2010 Annual Report

2 February 2011

For Immediate Release

City of Toronto’s Ombudsman releases 2010 Annual Report
 
In her 2010 Annual Report released today, the City of Toronto Ombudsman emphasized the importance of systemic investigations undertaken by her office.
 
“A lot of attention has been recently focused on the Ombudsman’s efforts to improve customer service,” says Ombudsman, Fiona Crean, “but this has tended to obscure the system-wide changes and savings that have been accomplished with my office’s systemic investigations.”
 
“At the beginning of last year,” says Crean, “I identified systemic investigations as a key to improving administration while addressing individual complaints. While systemic investigations are more resource intensive, they also provide a bigger payoff in terms of savings, improvements to service, and reductions in the number of complaints.”
 
The Ombudsman's 2010 strategic plan set a target of achieving one full systemic investigation; instead she completed five. They include:
 
  • The complaint of a woman who suffered through 17 sewer back-ups over eight years. Instead of fixing the cause, the City installed a temporary holding tank, which had to be pumped out several times a week by Toronto Water staff at considerable expense. The Ombudsman found there had been unreasonable delays, bureaucratic malaise and institutional silos. The City agreed to develop new procedures and lines of authority and accountability for these “non-standard projects.”
  • The case of a Municipal Licensing and Standards inspector who ignored a property owner’s dementia when issuing an order to cut down a tree on her property. The systemic investigation found there were no policies to guarantee equitable service to residents with diminished capacity.  The City agreed to develop these policies city-wide.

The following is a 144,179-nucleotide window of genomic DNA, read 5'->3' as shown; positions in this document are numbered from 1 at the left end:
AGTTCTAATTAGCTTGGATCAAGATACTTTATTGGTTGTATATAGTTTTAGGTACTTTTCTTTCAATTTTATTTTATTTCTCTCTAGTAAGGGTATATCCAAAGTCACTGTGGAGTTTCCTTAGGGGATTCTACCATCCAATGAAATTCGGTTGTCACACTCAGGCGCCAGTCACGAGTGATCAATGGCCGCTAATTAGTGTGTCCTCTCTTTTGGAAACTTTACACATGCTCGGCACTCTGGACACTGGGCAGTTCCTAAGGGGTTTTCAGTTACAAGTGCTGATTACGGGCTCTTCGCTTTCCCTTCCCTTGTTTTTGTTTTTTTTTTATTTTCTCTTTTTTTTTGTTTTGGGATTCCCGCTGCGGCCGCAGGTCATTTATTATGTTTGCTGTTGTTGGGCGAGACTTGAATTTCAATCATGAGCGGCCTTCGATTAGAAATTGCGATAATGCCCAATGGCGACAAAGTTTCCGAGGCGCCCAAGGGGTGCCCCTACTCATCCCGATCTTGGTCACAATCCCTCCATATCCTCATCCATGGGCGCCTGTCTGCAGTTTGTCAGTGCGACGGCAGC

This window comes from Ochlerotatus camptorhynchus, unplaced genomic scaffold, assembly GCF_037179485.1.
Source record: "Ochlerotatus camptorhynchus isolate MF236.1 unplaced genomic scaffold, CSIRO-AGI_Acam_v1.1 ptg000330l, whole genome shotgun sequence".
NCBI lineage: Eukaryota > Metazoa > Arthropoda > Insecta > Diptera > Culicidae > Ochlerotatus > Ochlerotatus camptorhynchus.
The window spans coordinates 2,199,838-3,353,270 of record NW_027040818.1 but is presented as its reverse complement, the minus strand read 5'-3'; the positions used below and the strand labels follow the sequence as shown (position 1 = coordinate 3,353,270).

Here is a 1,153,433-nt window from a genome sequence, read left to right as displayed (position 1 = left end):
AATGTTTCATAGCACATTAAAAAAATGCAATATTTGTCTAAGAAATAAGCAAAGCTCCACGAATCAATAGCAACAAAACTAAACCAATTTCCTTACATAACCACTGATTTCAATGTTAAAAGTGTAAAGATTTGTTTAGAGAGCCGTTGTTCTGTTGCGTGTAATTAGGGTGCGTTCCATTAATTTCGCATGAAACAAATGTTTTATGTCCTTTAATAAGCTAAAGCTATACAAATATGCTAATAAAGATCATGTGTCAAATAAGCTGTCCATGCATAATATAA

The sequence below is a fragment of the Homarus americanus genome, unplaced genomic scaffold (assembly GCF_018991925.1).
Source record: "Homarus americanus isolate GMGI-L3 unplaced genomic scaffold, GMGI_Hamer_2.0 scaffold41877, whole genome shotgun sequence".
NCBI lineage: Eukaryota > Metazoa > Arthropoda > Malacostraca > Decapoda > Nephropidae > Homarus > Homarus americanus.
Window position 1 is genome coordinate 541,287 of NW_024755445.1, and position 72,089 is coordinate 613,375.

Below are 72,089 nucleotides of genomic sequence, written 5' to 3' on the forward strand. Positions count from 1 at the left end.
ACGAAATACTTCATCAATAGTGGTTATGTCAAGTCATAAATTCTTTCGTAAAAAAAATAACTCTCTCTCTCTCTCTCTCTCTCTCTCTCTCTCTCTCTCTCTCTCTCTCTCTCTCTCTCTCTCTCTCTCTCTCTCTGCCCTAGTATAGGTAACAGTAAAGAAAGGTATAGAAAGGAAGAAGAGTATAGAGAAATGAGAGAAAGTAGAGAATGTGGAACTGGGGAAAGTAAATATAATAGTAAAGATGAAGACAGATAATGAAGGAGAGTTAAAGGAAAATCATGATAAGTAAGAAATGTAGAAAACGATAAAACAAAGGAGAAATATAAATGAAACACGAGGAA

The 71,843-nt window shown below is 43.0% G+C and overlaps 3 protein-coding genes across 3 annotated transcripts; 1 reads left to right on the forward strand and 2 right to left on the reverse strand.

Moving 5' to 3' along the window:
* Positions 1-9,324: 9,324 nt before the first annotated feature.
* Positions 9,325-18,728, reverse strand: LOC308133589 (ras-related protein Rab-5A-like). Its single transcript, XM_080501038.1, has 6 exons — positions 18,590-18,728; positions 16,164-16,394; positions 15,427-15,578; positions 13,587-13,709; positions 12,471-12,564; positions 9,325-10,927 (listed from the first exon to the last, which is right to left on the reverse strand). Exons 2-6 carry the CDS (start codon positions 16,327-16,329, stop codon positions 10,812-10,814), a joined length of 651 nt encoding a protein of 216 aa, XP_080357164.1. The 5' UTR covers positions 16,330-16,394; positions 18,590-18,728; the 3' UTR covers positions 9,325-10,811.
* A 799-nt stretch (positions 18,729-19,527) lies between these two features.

• The case of a resident who was banned indefinitely from all city-run parks and community centres. The Ombudsman found that Parks, Forestry and Recreation staff kept no proper documentation of the allegations that led to the ban, nor had they given the resident an opportunity to respond to the allegations. Crean recommended the establishment of a notification and appeal process, and that bans last only for a set period of time. The City has implemented all of her recommendations.
“In each of these cases,” says Crean, “my investigator looked beyond the circumstances of the individual complaint, and found serious shortcomings in the City’s policies and processes, shortcomings the administration has agreed to fix. This will not only provide better public service but will mean less time and money taken up dealing with residents’ complaints.”
 
On the issue of better customer service, the Ombudsman is pleased the City is committed to developing a new customer service strategy in 2011. "Managers will clearly have the support of the thousands of everyday heroes in the city administration, who go out of their way to provide stellar service to residents," says Crean.
 
But Crean is disappointed that senior management failed to follow Council’s direction and have all its complaint handling procedures in place before the end of 2010. “I am also concerned,” says Crean, “that the City has not yet published the existing customer service standards, as required by Council a year ago.”  Among other things, these standards require that City staff return phone calls within 24 hours.
 
The Ombudsman by the Numbers in 2010
 
The Office handled 1,562 complaints; 9 full investigations completed and 1,534 complaints closed after early resolution. As of December 31, 2010, 26 early resolution cases were still in progress, and 2 investigations were underway
 
Top 5 causes of complaints:   
  • Poor Communications
  • Faulty Decisions
  • Unreasonable Delays
  • Poor Service
  • Unprofessional Conduct
 
Top 5 sources of complaints:
  • Employment and Social Services
  • Municipal Licensing and Standards
  • Parks, Forestry and Recreation
  • Revenue Services
  • Toronto Community Housing Corporation